Here’s your test.
How would you answer an email that happened to come my way yesterday?
Take a look at the two images.
This is the text of the emailed inquiry that came with the photos:
“I found this roll searching. It is I do believe the one and only 1993 wide AM penny. Sending if off as soon as I can. Any questions feel free to email me. Thanks.”
I figured the sender wanted some sort of reply or the email would not have been written in the first place.
OK. How would you respond? Would you respond at all?
That was my thinking.
The clock's ticking.
Here is the text of the email I sent back:
“Thank you for the photos. The cent is too severely damaged to have any value.”
In my morning email today, I had this reply:
“It’s actually a struck through capped die multistrike error well at least that’s what it labeled and holdered as. But thanks for taking the time to look.”
What do you think?
I still don’t know what to make of this exchange.
Start with the obvious statements that the writer was planning to send it off to a grading service followed by the statement that implies he has already done so.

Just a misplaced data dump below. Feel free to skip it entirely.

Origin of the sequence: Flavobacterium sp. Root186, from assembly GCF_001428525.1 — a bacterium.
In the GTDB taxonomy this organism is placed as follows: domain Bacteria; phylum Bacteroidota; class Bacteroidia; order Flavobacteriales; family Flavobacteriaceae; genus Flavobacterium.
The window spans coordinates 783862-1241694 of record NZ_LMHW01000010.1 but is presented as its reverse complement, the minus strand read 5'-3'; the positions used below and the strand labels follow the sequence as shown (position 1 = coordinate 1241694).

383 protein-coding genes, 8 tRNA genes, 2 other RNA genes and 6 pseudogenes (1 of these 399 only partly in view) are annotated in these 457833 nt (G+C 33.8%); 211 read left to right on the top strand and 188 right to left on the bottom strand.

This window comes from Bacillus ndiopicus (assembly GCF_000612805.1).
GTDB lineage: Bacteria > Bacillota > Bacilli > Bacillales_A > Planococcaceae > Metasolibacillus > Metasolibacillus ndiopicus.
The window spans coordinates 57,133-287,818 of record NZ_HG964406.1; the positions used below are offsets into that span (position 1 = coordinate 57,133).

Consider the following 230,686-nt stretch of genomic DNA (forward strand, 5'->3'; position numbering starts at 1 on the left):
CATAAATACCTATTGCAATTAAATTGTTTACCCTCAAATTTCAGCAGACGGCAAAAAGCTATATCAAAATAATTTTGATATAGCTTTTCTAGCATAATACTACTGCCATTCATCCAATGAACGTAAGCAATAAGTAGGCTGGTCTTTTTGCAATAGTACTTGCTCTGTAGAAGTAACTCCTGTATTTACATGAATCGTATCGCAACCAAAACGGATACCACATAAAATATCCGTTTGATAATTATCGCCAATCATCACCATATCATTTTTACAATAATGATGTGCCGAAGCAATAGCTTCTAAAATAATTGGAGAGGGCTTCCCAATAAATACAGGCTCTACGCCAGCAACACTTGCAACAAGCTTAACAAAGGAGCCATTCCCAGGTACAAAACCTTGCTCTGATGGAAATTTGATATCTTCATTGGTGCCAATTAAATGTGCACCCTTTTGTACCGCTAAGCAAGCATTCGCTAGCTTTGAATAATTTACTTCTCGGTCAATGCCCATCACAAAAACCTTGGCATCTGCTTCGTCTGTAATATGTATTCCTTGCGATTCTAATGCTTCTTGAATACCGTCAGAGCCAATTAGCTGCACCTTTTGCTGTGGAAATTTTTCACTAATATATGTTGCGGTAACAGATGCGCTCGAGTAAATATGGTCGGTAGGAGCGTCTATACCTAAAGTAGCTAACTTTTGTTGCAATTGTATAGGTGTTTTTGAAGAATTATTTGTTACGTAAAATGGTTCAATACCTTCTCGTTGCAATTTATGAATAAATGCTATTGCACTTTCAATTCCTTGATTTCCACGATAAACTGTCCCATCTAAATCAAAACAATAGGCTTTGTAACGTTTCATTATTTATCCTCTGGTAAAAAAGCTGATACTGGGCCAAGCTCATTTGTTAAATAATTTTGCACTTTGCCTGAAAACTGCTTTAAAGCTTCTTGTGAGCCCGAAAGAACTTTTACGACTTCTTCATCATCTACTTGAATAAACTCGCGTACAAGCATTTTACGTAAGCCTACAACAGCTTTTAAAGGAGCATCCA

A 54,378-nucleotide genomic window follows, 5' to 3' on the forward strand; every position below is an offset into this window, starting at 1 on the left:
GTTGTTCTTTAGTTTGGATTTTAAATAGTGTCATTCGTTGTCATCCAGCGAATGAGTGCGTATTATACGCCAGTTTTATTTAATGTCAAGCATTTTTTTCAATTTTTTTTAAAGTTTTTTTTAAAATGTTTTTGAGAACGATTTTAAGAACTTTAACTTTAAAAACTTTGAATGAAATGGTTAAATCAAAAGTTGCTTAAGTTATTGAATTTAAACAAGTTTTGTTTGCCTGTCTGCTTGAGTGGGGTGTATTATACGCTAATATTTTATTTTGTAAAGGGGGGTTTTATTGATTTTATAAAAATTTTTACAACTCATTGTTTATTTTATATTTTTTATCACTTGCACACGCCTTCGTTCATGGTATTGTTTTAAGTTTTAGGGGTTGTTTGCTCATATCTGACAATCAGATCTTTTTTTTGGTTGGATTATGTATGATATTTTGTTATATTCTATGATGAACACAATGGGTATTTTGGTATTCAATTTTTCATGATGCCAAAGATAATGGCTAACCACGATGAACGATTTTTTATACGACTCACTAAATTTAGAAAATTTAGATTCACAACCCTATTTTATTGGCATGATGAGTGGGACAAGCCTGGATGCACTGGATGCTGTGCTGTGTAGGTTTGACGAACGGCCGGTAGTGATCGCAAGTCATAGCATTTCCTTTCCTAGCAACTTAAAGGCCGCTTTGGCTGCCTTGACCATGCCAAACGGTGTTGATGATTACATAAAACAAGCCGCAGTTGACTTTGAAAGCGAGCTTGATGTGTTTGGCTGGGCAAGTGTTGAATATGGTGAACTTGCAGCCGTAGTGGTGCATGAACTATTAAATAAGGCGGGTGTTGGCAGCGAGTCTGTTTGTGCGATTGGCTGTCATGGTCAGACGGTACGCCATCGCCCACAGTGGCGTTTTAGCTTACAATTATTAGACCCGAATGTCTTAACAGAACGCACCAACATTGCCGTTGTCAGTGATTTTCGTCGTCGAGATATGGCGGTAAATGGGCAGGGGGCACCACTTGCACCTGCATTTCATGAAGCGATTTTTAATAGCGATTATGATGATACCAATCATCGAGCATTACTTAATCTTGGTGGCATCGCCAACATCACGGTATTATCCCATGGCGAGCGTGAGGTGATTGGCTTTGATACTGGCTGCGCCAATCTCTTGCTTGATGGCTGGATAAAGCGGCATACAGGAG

I do not know what the obverse looks like.
The cent, if it was slabbed, was removed from the holder to be photographed.
That would be somewhat odd behavior for a collector who has just had the coin identified and slabbed.
It’s not April Fool’s Day. I feel like it is.
This seems to be a good example of why dealers insist on seeing a coin before they state an opinion.
Buzz blogger Dave Harper has twice won the Numismatic Literary Guild Award for Best Blog and is editor of the weekly newspaper "Numismatic News."
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